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Alphonse Desjardins

Alphonse Desjardins, journalist, parliamentary reporter, founder of the Desjardins Group (born 5 November 1854 in Lévis, Québec; died 31 October 1920 in Lévis, Québec).

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Ydessa Hendeles

Ydessa Hendeles, CMOOnt, art collector, curator, artist, philanthropist (born 27 December 1948 in Marburg, Germany). A winner of the Governor General’s Award in Visual and Media Arts, Ydessa Hendeles is best known as one of the world’s leading collectors of contemporary art and photography. The founder of the Ydessa Hendeles Art Foundation in Toronto, she has curated more than 35 contemporary art exhibitions in Toronto and around the world.

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Tessa Virtue and Scott Moir

Tessa Virtue, figure skater (born 17 May 1989 in London, ON) and Scott Moir, figure skater (born 2 September 1987 in London, ON). Virtue and Moir are the most successful Canadian ice dance team of the early 21st century, and were the first North Americans to win the Olympic Gold Medal for ice dance, at the 2010 Vancouver Olympic Games. At the 2014 Olympic Games in Sochi, they won silver in ice dance and in the team competition. They won gold in ice dance and in the team competition at the 2018 Olympic Winter Games in PyeongChang, becoming the most decorated figure skaters in Olympic history. They have also won four world championships (three senior and one junior), three Four Continents championships, nine Canadian championships (eight senior and one junior) and multiple Grand Prix events, including a Grand Prix Final.

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Remi J. De Roo

Remi J. De Roo, Roman Catholic bishop of Victoria, activist, writer (born on 24 February 1924 at Swan Lake, Manitoba; died 2 February 2022). Bishop De Roo has been president of the Bishops' Western Catholic Conference. He was also a founding member of the World Conference of Religions for Peace as well as the chairman of the Human Rights Commission of British Columbia.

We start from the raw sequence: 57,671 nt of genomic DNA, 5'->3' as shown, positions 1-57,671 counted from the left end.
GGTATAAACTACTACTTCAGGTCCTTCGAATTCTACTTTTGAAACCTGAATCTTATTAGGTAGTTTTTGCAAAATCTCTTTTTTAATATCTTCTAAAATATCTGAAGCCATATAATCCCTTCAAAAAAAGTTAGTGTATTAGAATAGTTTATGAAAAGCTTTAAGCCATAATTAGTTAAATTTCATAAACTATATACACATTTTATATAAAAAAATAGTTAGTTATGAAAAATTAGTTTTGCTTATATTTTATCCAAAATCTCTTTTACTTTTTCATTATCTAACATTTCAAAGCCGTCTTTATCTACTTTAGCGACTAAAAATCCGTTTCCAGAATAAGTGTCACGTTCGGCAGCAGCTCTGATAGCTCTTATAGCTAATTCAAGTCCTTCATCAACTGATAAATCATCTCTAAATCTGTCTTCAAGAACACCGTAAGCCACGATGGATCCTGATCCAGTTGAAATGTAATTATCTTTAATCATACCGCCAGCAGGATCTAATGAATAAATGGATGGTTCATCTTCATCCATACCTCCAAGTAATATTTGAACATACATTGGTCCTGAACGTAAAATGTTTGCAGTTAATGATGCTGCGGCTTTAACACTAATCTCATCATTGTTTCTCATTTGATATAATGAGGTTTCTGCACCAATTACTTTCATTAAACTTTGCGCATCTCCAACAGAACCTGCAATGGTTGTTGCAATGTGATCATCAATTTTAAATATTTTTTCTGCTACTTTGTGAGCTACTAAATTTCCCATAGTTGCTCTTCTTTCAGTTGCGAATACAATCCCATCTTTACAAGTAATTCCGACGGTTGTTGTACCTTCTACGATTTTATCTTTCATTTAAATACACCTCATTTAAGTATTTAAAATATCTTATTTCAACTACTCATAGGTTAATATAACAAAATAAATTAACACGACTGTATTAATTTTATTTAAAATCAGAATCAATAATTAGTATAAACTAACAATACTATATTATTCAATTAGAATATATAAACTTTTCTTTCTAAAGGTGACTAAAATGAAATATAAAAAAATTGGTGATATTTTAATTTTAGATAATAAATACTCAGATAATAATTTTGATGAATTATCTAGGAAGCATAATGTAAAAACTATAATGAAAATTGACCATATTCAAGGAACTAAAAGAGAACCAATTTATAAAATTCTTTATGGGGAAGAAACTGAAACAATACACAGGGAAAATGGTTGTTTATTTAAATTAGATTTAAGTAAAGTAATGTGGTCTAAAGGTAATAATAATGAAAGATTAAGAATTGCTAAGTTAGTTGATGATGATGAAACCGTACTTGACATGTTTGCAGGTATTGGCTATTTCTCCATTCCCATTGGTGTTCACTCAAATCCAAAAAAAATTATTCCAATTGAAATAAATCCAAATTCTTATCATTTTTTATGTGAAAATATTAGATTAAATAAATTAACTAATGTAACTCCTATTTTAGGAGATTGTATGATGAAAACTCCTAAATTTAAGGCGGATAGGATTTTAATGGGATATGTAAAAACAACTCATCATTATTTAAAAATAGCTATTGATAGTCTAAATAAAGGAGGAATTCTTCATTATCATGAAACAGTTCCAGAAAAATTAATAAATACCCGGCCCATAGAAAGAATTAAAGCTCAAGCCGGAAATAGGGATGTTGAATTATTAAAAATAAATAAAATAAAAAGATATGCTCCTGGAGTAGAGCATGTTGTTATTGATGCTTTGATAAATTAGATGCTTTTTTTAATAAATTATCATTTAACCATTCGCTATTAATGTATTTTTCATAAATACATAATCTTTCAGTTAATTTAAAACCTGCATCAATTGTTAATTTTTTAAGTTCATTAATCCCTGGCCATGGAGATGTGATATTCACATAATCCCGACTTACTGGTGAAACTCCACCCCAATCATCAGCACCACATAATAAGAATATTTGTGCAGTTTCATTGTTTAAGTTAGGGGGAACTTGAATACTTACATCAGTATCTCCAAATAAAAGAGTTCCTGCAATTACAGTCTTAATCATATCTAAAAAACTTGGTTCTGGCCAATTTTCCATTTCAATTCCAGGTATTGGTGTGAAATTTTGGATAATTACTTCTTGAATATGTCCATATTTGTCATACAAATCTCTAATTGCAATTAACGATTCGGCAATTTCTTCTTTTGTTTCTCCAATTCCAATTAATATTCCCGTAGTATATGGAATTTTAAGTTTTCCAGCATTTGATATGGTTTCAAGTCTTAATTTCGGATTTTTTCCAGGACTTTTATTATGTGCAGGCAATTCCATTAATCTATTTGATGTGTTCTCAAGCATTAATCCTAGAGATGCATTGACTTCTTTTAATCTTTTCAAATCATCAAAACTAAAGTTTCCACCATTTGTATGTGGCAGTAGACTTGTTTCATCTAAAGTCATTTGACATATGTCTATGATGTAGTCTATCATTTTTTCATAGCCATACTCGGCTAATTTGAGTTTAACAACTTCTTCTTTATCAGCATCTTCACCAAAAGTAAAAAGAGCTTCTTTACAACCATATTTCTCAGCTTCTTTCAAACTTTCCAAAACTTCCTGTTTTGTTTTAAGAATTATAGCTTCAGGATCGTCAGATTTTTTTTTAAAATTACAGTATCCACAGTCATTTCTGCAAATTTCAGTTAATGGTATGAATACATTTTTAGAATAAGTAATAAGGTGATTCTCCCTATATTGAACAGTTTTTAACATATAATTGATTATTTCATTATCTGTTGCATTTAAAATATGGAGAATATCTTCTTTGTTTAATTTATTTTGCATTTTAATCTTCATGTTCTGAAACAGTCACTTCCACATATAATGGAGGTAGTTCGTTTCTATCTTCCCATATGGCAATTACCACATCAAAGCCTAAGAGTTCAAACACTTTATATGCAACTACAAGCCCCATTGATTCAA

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Lionel Groulx

Lionel-Adolphe Groulx, historian, priest and nationalist spokesman for the French-Canadian population (born 13 January 1878 in Vaudreuil, Quebec; died 23 May in Vaudreuil). Lionel Groulx was an important intellectual figure for the Quebec nationalist movement and generated some controversy for his antisemitic tendencies (see also Delisle-Richler Controversy).

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Sylvia Hamilton

Sylvia D. Hamilton, filmmaker, writer, educator (born in Beechville, NS). Sylvia Hamilton specializes in re-evaluating Canadian history and focusing on the perspectives of Black Canadians, particularly Black Canadian women. Her films include Black Mother Black Daughter (1989); the Gemini Award winner Speak It! From the Heart of Black Nova Scotia (1993); the biographical documentary Portia White: Think On Me (2000); and The Little Black School House (2007). She has received many honours and awards, including the Nova Scotia Portia White Prize, the Pierre Berton Award from the Governor General’s History Awards for Popular Media, and the Luminary Award from the Documentary Organization of Canada (DOC).

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Monte Keene Pishny-Floyd

Pishny-Floyd, Monte Keene. Composer, teacher, b Oklahoma City, 4 Nov 1941; B MUS (Oklahoma City) 1964, M MUS composition (Oklahoma) 1965, PH.D composition (ESM, Rochester) 1972. He began composing at six and played trombone as a student.

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Paul Gross

The elder son of an army colonel, Paul Gross appeared in his first TV commercial at the age of 14.